Using this scoring framework, issues such as land use and biodiversity, toxic spills, operational waste and waste management can be considered alongside the dominant metric of intensity of greenhouse gas emissions.

A simplistic screening method can also easily overlook potential emissions from fossil fuel reserves. So while companies with large fossil fuel reserves may not have high emissions, those stored reserves are nevertheless a source of future potential emissions and may face risk of devaluation due to governmental action or the increased availability of alternative energy sources.

A final consideration is that sustainability includes more than just emissions. Penalties can also apply to companies linked to intensive factory farming, cluster munitions and mines, child labour practices, and tobacco.

How should ESG work?

The ideal approach should systematically evaluate sustainability metrics among companies across all major industries, excluding or penalising those that rank poorly while emphasising those with higher sustainability scores.

At the same time, the strategy needs to be broadly diversified across countries, industries and companies, while targeting the sources of higher expected returns, minimising turnover and keeping a lid on trading costs.

For fiduciaries, this opens up an avenue of differentiation by allowing them to tailor solutions that satisfy client convictions around ESG issues while delivering on investment outcomes. The client discovery process is important in providing fiduciaries with a sense of each person’s wealth aspirations and requirements, in addition to their non-material goals.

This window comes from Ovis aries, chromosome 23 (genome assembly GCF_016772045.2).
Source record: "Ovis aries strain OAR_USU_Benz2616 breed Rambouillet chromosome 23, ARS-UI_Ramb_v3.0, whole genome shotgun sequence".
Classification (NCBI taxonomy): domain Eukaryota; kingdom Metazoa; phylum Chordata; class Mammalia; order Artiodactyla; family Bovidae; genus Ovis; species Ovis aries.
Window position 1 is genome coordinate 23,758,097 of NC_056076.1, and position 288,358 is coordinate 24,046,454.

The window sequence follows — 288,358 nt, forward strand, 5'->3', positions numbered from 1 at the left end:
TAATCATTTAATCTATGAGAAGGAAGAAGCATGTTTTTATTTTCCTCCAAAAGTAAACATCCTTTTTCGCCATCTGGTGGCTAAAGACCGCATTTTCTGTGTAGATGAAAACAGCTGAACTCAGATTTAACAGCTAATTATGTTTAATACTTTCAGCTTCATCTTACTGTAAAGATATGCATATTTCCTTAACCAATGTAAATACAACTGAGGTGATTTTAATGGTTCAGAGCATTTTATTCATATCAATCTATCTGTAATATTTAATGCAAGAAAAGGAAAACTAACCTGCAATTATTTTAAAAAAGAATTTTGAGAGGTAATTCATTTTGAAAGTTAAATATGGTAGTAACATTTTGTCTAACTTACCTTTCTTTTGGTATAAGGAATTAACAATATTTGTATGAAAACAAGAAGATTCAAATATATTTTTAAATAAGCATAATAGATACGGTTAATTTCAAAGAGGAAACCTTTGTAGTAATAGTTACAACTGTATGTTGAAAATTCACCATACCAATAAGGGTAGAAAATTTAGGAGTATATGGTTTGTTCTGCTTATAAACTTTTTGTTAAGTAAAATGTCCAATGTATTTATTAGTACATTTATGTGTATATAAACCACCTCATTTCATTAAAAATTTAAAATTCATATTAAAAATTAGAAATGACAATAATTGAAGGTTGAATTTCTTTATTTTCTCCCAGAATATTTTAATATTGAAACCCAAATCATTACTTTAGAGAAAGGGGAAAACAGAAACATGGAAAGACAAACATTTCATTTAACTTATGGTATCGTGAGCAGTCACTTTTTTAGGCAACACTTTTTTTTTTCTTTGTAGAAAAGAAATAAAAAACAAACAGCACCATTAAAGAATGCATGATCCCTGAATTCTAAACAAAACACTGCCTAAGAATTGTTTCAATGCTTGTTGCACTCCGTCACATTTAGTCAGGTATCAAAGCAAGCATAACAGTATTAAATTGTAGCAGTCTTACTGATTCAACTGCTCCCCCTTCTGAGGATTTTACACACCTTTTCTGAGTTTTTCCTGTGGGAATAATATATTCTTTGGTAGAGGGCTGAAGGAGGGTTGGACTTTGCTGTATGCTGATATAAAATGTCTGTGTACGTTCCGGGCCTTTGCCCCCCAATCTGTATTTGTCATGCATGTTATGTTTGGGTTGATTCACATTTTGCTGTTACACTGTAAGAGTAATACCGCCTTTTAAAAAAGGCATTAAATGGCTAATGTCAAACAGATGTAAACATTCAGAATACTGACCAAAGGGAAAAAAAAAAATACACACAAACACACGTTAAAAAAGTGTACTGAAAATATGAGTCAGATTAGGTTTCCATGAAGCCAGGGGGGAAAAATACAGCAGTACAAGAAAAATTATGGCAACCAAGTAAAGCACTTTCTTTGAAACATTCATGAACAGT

In the meantime, the RIAA has published a framework to help advisers judge best practices in integrating ESG in investment strategies. These include transparency of approach, the use of systematic processes and evidence of active ownership.

Aiding transparency on the company side are regulatory pressures to improve reporting around ESG issues. In November 2016, the Global Reporting Initiative (GRI) released its new sustainability reporting standards. More than 20 stock exchanges, including Australia’s, now reference GRI in their listing requirements.

Sustainable investing has moved from a fringe to a mainstream consideration for many millions of investors worldwide. The challenge is on now for asset managers to deliver solutions that meet those non-material requirements while still meeting clients’ long-term financial goals effectively.


Nigel Stewart is Executive Director of the Australian arm of Dimensional, a global funds manager with assets under management of around $600 billion, about 10% of which are in sustainability or ESG strategies.


Impact investing – Australian market in 2014

Through the looking-glass: what counts is not tied to an index

Four reasons ESG investing continues to grow